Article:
A quest for other features inevitably leads to an exhaustive trawl through the 32C3030D’s onscreen menus – and highlights the first big problem we have with the TV. For navigating the dated-looking menus is made into a really quite irritating experience by a remote control that responds painfully sluggishly to your button presses. At least things aren’t as bad as with some of Toshiba’s previous remote control howlers, but we still winced every time we were forced to tinker with a setting or two.
Anyway, if you can be bothered to hunt for them the main highlights include MPEG noise reduction for reducing the blocky look to low-bandwidth digital broadcasts; the ability to switch the colour tone to something more suited to PC than video playback; and the facility to fine-tune the colour tone manually to within an inch of its life. Assuming you haven’t got anything better to do, of course!
After the tweaking comes the viewing and it has to be said that watching the 32C3030D doesn’t turn out to be a particularly enjoyable experience either. One particularly severe problem with its picture quality is its black level response. The night-time assault by the Black Pearl on the Fort during the first Pirates of the Caribbean movie on Blu-ray is at times quite difficult to make out, as the tell-tale low-contrast greyness washes over proceedings to an extent that makes the claimed 4,000:1 contrast ratio look laughably optimistic.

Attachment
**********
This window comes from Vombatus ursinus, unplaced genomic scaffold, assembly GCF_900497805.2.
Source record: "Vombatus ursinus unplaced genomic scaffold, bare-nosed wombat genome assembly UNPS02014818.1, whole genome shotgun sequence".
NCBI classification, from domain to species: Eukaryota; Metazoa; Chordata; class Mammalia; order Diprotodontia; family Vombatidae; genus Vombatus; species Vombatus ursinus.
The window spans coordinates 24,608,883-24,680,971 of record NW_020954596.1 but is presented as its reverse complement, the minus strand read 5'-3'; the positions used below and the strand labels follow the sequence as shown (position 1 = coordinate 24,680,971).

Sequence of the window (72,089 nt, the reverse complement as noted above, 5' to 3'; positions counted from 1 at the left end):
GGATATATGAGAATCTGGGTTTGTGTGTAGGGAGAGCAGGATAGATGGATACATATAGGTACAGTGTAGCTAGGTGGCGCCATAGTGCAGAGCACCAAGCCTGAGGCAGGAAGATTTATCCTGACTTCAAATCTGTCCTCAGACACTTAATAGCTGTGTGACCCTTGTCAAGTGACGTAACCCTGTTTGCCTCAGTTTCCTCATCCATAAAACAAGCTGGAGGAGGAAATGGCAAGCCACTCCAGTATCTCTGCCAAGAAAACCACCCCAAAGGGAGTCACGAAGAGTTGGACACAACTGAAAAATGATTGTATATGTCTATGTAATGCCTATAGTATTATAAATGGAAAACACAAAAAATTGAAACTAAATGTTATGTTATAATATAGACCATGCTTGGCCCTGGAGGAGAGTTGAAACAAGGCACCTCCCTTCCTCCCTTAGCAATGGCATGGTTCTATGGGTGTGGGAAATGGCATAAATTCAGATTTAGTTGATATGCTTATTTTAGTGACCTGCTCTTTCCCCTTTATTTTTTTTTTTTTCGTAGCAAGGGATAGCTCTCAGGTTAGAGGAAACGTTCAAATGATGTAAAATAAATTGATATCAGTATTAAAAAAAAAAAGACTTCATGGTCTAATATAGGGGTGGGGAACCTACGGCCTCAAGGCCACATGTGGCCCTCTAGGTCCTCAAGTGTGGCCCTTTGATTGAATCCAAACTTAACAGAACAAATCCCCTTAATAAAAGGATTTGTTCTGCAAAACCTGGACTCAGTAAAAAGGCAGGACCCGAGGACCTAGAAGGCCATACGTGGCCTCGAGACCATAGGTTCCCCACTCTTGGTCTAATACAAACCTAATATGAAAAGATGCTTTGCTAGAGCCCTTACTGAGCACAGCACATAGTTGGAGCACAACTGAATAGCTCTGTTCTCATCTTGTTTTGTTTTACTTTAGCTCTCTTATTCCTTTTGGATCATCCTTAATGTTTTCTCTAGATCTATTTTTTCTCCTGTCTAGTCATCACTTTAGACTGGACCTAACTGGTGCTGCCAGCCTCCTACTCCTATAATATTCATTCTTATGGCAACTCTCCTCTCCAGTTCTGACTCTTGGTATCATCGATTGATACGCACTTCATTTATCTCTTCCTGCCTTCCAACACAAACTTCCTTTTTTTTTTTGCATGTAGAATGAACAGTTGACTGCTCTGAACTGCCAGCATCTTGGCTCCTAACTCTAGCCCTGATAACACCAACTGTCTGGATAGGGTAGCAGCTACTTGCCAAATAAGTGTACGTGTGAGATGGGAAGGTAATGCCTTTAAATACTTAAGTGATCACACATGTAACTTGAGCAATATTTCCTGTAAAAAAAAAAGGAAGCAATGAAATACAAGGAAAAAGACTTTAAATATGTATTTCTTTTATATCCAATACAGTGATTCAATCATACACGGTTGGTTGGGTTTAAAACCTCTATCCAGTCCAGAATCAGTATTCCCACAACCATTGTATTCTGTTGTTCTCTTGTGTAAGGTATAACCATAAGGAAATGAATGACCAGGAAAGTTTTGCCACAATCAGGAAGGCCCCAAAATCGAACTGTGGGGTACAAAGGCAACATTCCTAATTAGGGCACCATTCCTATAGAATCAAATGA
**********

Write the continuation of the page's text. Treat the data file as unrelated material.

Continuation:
As a further knock-on effect of the 32C3030D’s black level shortcomings, dark parts of pictures also look strangely hollow, as the TV fails to resolve subtle background details. Hmm…
As if all this wasn’t troubling enough, the dynamic backlight system that’s supposed to improve black levels goes through its motions too obviously for our liking, occasionally causing the picture to seemingly flicker as the lamp’s output bounces up and down.
And still we’re not done with the problems, as shifting our viewing angle a little to the side – and when we say ‘a little’, we really do only mean around 30-40 degrees off axis – leads to a fairly drastic reduction in the picture’s colour richness and contrast levels.
This phenomenon was once common place on LCD TVs, but we’re really not accustomed to seeing it so overtly now. And curiously it didn’t seem nearly so severe a problem on the 42in version of this set. Go figure. Obviously the problems listed above don’t make the 32C3030D a good friend of dark scenes or living rooms where some of the seating positions are way off to the side.